With new legislation, Bulgaria’s government is trying to limit inconvenient civil engagement in projects it deems strategic.
Anelia Stefanova, Programme director | 24 July 2017
Photo by JD Mason on Unsplash.
The Bulgarian government is currently trying to rush through legislation that would restrict the rights of civil society to challenge certain infrastructure projects. The move is intended to ensure that Bulgaria receives EU funding for the environmentally harmful Struma motorway project.
Bulgaria’s ruling party proposed legislation that will restrict the possibilities for citizens to appeal governmental decisions on so-called “strategic projects”.
If adopted, the legislation would allow the government to limit the role of the judiciary in case of an appeal on environmental matters. It envisages an increase in legal fees for filing an appeal proportional to the size of the investment. Courts are furthermore asked to move more quickly and provide their ruling within 6 months. The government will be able to speed up the environmental permitting procedure for the projects it can choose arbitrarily. A second appeal against a court’s ruling will not be possible anymore.
In a letter from July 21 to Jyrki Katainen, European Commission Vice-President for Jobs, Growth, Investment and Competitiveness the Bulgarian environmental community called on the European Commission to prevent such a deterioration of civil rights in Bulgaria.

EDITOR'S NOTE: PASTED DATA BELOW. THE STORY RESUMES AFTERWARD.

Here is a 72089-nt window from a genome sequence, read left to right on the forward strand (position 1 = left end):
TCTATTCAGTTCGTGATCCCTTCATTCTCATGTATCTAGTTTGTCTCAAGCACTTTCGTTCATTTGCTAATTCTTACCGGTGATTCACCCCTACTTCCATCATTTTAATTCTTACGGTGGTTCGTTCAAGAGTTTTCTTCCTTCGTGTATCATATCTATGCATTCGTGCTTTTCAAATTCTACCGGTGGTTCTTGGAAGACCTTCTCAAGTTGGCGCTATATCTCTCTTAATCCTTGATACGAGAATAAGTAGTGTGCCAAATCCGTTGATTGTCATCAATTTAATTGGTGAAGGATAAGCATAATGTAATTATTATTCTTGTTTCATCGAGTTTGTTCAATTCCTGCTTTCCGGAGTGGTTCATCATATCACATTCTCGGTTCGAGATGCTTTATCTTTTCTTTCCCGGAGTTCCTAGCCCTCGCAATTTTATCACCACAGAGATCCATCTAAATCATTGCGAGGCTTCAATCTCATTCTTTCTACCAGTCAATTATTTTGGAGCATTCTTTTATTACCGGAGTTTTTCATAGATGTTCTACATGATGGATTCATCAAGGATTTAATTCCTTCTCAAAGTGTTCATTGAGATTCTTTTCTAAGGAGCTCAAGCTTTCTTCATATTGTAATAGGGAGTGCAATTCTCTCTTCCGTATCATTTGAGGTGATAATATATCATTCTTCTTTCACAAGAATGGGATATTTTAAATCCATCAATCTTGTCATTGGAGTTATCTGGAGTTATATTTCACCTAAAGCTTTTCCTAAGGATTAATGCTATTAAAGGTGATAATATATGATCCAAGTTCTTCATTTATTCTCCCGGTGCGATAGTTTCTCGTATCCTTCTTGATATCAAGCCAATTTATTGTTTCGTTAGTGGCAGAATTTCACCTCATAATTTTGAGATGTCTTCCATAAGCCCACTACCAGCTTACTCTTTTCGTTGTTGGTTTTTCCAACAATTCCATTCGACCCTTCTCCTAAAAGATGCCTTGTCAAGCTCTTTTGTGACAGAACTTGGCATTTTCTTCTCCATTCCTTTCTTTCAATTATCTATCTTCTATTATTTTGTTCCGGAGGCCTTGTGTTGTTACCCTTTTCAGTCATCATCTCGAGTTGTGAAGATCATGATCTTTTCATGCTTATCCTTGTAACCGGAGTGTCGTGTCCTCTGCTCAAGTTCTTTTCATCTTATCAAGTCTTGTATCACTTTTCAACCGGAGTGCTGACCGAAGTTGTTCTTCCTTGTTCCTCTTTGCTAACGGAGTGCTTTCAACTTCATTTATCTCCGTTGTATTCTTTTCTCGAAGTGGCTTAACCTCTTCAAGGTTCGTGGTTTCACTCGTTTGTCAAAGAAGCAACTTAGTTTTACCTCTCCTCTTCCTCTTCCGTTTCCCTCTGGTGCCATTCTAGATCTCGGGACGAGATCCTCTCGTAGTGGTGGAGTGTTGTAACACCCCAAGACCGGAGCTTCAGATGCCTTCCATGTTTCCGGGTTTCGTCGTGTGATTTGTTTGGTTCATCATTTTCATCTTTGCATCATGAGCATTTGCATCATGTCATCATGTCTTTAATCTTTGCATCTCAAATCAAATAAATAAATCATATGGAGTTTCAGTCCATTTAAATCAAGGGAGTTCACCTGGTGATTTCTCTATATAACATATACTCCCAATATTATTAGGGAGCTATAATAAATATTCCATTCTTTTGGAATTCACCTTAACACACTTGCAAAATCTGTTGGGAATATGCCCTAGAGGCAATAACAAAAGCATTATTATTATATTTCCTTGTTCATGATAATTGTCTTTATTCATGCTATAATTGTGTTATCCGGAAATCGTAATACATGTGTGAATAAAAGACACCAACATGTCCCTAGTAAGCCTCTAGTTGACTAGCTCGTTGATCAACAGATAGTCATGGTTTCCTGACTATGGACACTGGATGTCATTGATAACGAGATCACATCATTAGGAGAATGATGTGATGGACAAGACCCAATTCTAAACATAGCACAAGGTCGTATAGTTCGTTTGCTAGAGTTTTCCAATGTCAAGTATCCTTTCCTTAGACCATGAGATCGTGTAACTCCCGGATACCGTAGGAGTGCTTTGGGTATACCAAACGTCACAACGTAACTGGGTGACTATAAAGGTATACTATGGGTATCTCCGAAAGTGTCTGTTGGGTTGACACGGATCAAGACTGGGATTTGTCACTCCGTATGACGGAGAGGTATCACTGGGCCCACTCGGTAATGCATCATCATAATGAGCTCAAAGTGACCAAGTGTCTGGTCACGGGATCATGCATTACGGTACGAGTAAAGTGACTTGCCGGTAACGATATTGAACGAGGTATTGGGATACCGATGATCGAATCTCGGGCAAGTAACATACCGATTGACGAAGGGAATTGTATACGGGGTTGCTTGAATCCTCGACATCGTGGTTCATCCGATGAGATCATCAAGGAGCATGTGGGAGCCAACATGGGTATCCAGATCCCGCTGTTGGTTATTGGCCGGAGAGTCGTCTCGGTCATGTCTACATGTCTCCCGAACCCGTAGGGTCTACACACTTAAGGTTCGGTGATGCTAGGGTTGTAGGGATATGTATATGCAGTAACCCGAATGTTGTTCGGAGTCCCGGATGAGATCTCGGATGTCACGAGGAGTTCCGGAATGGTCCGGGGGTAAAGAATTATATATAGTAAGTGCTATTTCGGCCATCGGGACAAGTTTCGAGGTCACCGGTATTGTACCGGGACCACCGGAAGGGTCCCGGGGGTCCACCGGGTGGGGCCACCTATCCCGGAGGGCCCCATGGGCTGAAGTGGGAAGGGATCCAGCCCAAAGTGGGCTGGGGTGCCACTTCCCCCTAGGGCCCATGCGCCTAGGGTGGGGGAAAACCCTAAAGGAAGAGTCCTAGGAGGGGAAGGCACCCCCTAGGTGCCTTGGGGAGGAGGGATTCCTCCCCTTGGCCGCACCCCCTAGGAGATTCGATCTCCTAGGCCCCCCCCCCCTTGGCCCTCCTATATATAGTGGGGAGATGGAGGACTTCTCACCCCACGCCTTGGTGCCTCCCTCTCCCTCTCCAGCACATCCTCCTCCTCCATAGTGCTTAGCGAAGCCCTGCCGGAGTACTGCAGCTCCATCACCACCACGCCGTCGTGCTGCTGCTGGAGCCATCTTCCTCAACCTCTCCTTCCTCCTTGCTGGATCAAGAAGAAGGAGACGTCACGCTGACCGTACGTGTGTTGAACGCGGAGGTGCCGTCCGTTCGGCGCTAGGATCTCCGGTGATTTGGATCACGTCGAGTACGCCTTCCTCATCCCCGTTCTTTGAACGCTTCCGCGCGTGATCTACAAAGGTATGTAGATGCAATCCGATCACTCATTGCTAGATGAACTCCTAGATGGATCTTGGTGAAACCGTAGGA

Civil society organisations believe that the law changes are motivated by Bulgaria’s urgent need to absorb EU Cohesion Funds. An environmental permit is a prerequisite for projects to receive the funding. For Bulgaria’s biggest transport project, the Struma motorway, this is a vital financing source. But the project is still under preparation and with only three and a half years before the end of the current EU budget period, Bulgaria risks losing EUR 800 million if the motorway is not completed in time.
The delay is caused by the authorities’ unwillingness to construct the motorway outside the Kresna gorge, a biodiversity hotspot and NATURA 2000 site. The environmental permit from 2008 for the Struma motorway considers the bypass of the gorge feasible and the best option for the local population and for the nature. In 2013, the European Union committed to provided funding for this option specifically. However, pressured by the construction companies building the motorway, the government is already for few years looking for a way to route the motorway through the gorge.
For this to become possible, a new environmental permit is needed, quickly. The process for a new permit are supposed to start already in August. The new law would make it easier for the government to dismiss criticism from civil society against a routing through the Kresna gorge.
Civil society organisations are campaigning for the motorway to bypass the gorge for two decades already. In a complaint filed with the European Commission on July 12, they made clear that the government’s plans would be a violation of EU law.
Instead of making an effort to improve the project preparation process and to comply with EU legislation on biodiversity protection, the Bulgarian government is now stubbornly trying to limit inconvenient civil engagement altogether. The measures proposed would greatly limit the effectiveness, independence and quality of the judicial system and violate the constitutional right to live in a healthy environment.
More than 35 non-governmental and civil organisations supported the letter to the European Commission. They call on the Commission to give a clear sign that compliance with EU law is non-negotiable for EU funded projects and to encourage the Bulgarian government to instead strengthen public control and increase the quality of the preparation of important infrastructure projects.
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